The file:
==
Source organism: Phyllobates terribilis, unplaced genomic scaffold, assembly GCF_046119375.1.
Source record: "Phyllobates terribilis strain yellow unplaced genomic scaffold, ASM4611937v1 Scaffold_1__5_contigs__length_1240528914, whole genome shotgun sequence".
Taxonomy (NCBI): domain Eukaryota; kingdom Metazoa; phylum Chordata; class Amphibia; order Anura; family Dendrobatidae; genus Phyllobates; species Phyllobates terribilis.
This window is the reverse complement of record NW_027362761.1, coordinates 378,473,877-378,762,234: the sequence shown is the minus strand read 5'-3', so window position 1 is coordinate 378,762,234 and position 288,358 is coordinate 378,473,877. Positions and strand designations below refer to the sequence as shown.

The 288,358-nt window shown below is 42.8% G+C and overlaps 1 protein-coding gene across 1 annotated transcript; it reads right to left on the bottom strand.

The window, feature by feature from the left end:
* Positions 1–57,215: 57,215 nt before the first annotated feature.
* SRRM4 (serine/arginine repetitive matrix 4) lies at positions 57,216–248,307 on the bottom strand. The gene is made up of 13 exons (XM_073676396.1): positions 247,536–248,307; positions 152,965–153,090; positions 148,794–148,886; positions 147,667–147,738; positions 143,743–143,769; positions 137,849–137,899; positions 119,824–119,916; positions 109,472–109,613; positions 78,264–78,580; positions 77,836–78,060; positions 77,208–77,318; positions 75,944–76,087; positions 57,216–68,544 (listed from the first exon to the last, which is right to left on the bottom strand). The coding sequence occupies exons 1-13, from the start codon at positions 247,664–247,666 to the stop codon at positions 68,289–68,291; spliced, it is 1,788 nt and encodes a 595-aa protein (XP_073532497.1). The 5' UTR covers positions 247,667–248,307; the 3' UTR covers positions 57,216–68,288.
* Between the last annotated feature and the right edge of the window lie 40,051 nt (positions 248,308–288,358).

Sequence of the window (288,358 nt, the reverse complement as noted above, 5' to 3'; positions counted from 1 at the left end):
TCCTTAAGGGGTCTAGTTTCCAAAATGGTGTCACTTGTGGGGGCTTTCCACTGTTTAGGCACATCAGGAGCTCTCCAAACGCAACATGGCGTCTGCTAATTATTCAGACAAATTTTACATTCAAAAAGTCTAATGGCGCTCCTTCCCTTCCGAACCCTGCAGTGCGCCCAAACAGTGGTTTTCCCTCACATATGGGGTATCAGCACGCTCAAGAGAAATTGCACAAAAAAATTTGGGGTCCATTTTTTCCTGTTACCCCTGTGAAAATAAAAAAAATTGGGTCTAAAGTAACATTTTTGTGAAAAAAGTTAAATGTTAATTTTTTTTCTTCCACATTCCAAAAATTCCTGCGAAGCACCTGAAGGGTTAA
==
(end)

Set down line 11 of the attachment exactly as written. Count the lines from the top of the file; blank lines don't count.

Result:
TCCTTAAGGGGTCTAGTTTCCAAAATGGTGTCACTTGTGGGGGCTTTCCACTGTTTAGGCACATCAGGAGCTCTCCAAACGCAACATGGCGTCTGCTAATTATTCAGACAAATTTTACATTCAAAAAGTCTAATGGCGCTCCTTCCCTTCCGAACCCTGCAGTGCGCCCAAACAGTGGTTTTCCCTCACATATGGGGTATCAGCACGCTCAAGAGAAATTGCACAAAAAAATTTGGGGTCCATTTTTTCCTGTTACCCCTGTGAAAATAAAAAAAATTGGGTCTAAAGTAACATTTTTGTGAAAAAAGTTAAATGTTAATTTTTTTTCTTCCACATTCCAAAAATTCCTGCGAAGCACCTGAAGGGTTAA